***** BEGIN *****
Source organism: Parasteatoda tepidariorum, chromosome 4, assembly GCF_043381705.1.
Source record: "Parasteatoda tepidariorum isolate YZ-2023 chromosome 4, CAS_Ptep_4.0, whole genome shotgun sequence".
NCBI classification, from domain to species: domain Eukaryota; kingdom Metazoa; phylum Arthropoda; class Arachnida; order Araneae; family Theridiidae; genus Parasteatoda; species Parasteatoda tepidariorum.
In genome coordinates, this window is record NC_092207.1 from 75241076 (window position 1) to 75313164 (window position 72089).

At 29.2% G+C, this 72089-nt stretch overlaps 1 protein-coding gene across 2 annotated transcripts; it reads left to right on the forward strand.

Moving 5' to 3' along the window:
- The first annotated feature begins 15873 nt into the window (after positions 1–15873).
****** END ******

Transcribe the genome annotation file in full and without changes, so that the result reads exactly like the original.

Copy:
Source organism: Parasteatoda tepidariorum, chromosome 4, assembly GCF_043381705.1.
Source record: "Parasteatoda tepidariorum isolate YZ-2023 chromosome 4, CAS_Ptep_4.0, whole genome shotgun sequence".
NCBI classification, from domain to species: domain Eukaryota; kingdom Metazoa; phylum Arthropoda; class Arachnida; order Araneae; family Theridiidae; genus Parasteatoda; species Parasteatoda tepidariorum.
In genome coordinates, this window is record NC_092207.1 from 75241076 (window position 1) to 75313164 (window position 72089).

At 29.2% G+C, this 72089-nt stretch overlaps 1 protein-coding gene across 2 annotated transcripts; it reads left to right on the forward strand.

Moving 5' to 3' along the window:
- The first annotated feature begins 15873 nt into the window (after positions 1–15873).